New consensus on preventing and treating sport-related concussions

Key points that are new in the 5th International Consensus statement on concussion in sport:

  • If a concussion is suspected, the athlete should be removed from the sporting environment and a comprehensive assessment should be conducted in a standardized way by a qualified health care provider.
  • A brief period of rest (24-48 hours) after injury is appropriate. After this time, patients should be encouraged to become gradually and progressively more active while staying below their physical and cognitive thresholds.
  • Most individuals recover in the initial 10-14 days. Treatments including psychological, cervical and vestibular rehabilitation are now recognized as important components of recovery in some people. Submaximal and sub-symptom threshold exercise may also be of benefit.
  • Advanced neuroimaging, fluid biomarkers and genetic testing are important research tools but require further research before they can be used in clinical decision making.
  • The expected symptom duration in children is up to four weeks.
  • Children should not return to sport until they have successfully returned to school. However, early introduction of symptom-limited physical activity is appropriate.
  • The literature on long-term consequences of exposure to head trauma is inconsistent. Thus, further research in this area is needed to answer these important questions.
  • Helmets in skiing/snowboarding have been shown to reduce the risk of traumatic brain injury (including concussion). In addition, policy disallowing body checking in youth ice hockey reduces the risk of concussion in 11-12 year old ice hockey players.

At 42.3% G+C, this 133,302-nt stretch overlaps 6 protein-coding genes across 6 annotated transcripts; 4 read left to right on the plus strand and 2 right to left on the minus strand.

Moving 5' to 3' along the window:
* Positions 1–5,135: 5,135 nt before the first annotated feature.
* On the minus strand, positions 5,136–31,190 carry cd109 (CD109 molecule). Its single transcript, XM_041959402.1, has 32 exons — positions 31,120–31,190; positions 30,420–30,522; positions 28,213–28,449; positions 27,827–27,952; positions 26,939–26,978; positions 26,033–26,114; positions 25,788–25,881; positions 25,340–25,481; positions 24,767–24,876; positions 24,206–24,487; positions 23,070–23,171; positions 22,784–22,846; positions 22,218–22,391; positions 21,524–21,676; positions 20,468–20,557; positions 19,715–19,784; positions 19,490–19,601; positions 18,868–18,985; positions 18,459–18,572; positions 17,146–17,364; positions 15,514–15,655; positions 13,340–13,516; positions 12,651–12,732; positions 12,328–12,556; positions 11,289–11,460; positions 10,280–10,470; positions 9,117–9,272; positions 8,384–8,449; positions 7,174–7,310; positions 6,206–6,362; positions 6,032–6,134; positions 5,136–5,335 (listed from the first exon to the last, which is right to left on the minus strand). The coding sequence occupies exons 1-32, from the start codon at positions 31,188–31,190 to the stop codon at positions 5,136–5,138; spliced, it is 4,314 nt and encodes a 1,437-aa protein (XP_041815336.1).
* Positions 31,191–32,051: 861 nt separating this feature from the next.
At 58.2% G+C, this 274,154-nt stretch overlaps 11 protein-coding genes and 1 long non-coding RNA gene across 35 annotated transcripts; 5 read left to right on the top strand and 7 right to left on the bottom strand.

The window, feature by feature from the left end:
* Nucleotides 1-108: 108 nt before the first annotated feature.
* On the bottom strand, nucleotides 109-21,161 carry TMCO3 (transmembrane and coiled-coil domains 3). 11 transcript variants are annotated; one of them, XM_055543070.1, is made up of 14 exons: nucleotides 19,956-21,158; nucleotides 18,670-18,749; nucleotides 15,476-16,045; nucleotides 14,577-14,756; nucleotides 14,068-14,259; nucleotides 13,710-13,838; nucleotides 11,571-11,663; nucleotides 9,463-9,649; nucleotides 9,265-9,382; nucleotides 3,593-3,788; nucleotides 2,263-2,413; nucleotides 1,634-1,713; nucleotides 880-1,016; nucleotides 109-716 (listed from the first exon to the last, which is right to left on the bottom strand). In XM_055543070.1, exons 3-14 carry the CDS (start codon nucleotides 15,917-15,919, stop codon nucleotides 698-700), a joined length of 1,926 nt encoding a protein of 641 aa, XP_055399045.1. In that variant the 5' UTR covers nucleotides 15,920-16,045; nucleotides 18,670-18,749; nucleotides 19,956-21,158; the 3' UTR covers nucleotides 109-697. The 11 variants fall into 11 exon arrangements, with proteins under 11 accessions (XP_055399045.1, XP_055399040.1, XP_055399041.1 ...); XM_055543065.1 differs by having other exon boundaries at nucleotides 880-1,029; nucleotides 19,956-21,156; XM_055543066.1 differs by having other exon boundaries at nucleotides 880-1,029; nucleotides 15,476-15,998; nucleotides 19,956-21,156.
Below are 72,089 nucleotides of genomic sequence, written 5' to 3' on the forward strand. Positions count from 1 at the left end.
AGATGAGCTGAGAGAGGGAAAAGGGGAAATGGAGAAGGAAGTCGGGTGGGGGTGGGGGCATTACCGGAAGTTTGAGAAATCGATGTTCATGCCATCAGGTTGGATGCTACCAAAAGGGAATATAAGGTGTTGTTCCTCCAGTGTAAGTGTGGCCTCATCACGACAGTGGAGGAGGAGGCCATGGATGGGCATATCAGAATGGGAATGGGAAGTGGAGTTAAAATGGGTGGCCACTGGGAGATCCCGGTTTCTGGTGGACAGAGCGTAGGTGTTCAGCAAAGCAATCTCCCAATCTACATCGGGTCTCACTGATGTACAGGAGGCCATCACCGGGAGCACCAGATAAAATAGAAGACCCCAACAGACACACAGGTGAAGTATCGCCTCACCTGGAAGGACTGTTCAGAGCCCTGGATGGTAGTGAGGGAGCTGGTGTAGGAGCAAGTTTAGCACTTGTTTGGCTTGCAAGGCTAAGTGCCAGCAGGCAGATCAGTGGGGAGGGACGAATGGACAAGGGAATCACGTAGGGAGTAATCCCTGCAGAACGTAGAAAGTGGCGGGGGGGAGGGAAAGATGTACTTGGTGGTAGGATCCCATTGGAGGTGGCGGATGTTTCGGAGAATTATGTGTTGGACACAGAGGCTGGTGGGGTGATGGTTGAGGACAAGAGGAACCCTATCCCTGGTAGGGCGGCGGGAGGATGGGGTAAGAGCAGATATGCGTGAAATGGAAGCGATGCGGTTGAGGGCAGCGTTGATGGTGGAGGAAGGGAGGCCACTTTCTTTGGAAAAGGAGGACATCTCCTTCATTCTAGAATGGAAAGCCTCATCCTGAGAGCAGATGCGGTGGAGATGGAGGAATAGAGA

Key points related to concussion for the general public:

  • A concussion should be suspected if any symptoms (such as headache, dizziness, blurred vision, etc) and/or visible signs of a concussion (lying motionless, slow to get up, disorientation, balance disturbances, etc) occur following a blow to the head.
  • Athletes should be removed from play and not allowed to return to play until medically assessed and cleared by a physician to return to sport.
  • Initially, a period of rest (24-48 hours) is recommended. After this time individuals are encouraged to become gradually more active and remain below their symptom threshold.
  • Most adults recover in 10-14 days and most children recover in the initial 30 days. Treatment should be directed based on individualized comprehensive assessments and could include treatments such as psychological, cervical and vestibular rehabilitation. Submaximal exercise may be of benefit.
  • Children should return to school prior to returning to sport.
  • A gradual return to sport protocol should be completed prior to medical clearance to return to sport.

https://www.eurekalert.org/pub_releases/2017-04/uoc-ncp042617.php

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